In research, we most often test direct effects. That is, a direct effect is a relationship between a predictor and an outcome, such as job satisfaction predicting job performance. Sometimes we want to test, however, whether a third variable explains the relationship between two other variables, such as whether motivation explains the relationship between job satisfaction and job performance. We often call this a mediating effect or an indirect effect, which can be tested in Excel with the help of a website or two. This page will teach you how to do just that. If you have any questions after reading, please email me at MHoward@SouthAlabama.edu.

A mediating variable explains the relationship between two other variables. For instance, we may know that job satisfaction relates to job performance, but we may not know the exact reason. We could test to see, though, whether people’s job satisfaction leads to greater motivation, which then leads to greater job performance. If significant, we would then say that motivation is a mediator between job satisfaction and job performance. If this is the case, then we would have an indirect effect of job satisfaction on job performance via motivation. Some other questions you could ask when investigating mediation could be:

- Whether social undermining explains the negative relationship between team member Machiavellian and team performance.
- Whether time studying explains the positive relationship between conscientiousness and grades.
- Whether time partying explains the negative relationship between extraversion and grades.

And here is a visual representation of mediation:

The most basic type of mediation in Excel using a Sobel test includes a single predictor, a single mediator, and a single outcome. This is what we will use for the current example. If you don’t have a dataset, you can download the example dataset here. In this dataset, we are investigating the direct effect of Job Satisfaction on Job Performance, and we are also testing whether Motivation mediates this relationship. In other words, we are testing whether Motivation explains the relationship between Job Satisfaction and Job Performance.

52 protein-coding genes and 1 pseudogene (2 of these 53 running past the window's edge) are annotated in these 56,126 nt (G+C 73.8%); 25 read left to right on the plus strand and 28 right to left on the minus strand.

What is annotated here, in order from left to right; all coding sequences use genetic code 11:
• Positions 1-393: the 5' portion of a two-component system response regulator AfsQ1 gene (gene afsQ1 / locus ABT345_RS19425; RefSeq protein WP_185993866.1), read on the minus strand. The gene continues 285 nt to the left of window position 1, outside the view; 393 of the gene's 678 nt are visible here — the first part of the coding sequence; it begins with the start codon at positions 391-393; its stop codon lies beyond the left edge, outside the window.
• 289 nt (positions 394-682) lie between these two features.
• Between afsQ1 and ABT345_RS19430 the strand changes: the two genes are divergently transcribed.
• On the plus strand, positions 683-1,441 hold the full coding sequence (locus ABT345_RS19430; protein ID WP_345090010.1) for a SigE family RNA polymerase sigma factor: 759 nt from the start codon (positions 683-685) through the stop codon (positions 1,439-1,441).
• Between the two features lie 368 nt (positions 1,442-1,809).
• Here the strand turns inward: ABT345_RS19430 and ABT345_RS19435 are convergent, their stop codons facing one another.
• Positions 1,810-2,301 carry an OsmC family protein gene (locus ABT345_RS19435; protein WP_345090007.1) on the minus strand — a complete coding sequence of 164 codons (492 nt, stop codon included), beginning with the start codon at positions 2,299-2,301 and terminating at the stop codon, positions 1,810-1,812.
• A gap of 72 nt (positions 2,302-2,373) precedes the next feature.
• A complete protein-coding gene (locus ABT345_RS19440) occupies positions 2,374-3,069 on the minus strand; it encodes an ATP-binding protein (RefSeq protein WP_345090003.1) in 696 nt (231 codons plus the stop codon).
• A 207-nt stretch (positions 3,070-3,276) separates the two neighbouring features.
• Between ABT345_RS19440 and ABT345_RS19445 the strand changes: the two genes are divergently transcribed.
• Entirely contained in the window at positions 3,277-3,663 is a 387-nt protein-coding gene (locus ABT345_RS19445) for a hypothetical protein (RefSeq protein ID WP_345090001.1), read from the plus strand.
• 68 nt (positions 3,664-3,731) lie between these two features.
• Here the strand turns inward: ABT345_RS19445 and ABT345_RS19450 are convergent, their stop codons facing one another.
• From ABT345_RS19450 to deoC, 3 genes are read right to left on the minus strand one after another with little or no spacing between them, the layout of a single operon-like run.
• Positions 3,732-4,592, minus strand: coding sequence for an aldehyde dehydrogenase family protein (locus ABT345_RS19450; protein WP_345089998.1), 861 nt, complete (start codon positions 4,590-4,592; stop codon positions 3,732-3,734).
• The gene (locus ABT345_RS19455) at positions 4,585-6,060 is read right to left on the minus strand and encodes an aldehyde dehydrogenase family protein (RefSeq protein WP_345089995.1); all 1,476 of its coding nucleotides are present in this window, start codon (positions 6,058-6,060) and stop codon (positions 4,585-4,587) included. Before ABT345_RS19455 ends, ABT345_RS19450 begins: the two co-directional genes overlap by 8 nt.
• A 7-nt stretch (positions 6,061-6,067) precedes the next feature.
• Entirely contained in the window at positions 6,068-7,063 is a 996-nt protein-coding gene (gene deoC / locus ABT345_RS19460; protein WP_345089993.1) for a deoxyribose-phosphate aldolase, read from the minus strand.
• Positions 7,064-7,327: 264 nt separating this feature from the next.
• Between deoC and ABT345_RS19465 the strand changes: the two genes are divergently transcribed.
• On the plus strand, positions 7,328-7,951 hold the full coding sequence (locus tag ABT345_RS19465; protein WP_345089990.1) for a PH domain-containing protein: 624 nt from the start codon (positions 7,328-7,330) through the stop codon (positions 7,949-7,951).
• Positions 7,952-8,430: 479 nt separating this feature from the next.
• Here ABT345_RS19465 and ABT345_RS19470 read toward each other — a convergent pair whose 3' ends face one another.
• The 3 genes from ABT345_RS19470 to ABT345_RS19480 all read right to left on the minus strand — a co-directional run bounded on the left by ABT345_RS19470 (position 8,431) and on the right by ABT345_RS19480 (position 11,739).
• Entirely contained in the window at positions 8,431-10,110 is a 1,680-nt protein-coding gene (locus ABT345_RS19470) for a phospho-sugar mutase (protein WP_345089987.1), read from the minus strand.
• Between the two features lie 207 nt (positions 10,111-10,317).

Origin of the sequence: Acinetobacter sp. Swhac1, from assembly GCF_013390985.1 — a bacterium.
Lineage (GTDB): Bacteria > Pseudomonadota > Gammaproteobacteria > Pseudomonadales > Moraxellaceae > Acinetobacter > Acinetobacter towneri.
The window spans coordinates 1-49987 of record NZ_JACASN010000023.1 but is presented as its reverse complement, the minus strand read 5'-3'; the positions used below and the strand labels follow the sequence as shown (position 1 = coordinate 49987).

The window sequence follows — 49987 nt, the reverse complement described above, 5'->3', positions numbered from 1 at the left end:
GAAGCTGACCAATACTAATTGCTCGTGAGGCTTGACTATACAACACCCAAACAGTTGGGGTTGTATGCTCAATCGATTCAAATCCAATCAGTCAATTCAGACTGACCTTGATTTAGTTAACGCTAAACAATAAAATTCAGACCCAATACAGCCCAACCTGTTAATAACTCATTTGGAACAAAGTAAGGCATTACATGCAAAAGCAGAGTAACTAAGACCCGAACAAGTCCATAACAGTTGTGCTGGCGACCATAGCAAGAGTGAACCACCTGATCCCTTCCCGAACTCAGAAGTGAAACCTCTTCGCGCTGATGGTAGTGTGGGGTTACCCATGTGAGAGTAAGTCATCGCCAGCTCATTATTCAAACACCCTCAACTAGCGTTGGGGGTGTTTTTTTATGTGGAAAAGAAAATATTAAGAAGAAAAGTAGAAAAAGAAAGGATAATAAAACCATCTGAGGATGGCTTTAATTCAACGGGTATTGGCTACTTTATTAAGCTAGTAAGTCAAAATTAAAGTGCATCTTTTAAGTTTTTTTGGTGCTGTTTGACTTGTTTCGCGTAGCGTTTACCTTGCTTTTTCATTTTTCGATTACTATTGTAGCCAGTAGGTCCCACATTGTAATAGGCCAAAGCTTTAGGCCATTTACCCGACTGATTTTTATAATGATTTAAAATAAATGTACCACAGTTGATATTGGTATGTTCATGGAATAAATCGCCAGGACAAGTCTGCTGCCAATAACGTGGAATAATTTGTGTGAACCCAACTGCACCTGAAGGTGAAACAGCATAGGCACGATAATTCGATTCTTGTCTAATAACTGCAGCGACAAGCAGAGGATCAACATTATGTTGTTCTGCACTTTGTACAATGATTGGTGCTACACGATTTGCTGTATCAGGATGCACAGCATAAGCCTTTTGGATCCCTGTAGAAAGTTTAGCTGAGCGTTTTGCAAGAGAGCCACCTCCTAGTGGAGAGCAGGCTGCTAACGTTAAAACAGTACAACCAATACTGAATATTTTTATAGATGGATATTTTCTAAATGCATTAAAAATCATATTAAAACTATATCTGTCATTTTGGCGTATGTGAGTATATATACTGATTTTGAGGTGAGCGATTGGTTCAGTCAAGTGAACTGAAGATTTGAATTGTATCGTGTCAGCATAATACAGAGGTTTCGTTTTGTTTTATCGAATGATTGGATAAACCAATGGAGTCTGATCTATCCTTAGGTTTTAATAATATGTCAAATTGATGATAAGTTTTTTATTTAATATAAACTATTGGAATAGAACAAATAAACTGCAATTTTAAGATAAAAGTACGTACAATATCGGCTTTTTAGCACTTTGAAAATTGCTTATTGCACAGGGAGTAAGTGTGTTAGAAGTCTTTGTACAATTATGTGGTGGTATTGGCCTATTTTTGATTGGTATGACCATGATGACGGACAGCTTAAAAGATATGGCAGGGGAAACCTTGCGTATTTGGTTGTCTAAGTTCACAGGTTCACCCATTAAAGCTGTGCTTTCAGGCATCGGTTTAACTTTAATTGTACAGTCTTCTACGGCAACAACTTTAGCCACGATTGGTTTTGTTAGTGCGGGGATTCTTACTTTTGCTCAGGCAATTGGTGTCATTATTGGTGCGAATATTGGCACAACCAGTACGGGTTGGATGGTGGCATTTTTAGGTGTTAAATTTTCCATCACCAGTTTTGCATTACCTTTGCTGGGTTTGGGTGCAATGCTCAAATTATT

The dataset should look like this:

To conduct the Sobel test for mediation, we want to perform two separate regression analyses. The first will investigate the effect of the predictor on the mediator. The second will investigate the effect of BOTH the predictor and the mediator on the outcome. Let’s go ahead and conduct the first of these regression analyses.

Like always, we want to start our analysis by going to the Data tab and clicking on Data Analysis.

Then scroll down to Regression and click OK.

You should see the following window:

Now, we need to tell Excel what data represents our outcome. Click on the highlighted button.

Because we are first testing the relationship of the predictor on the mediator, we want to highlight the mediator as our outcome data within this first regression. So, highlight the mediator data and label, and then click on the button highlighted below.

Next, we need to tell Excel what data is our predictor data. Click on the highlighted button below.

Now, highlight your predictor data and label, then click on the other button highlighted below.

Of course, because we included the labels in highlighting our data, we need to click the Labels checkbox that is highlighted below:

And press OK.

You should get the output below.

From this, we only need to look at the effect of Job Satisfaction on Motivation. From a brief look, we can see that the effect is statistically significant with a p-value that is less than .05. At this point, we will also want to write down the unstandardized beta coefficient and the standard error of Job Satisfaction’s effect. We will need this later, so don’t forget it!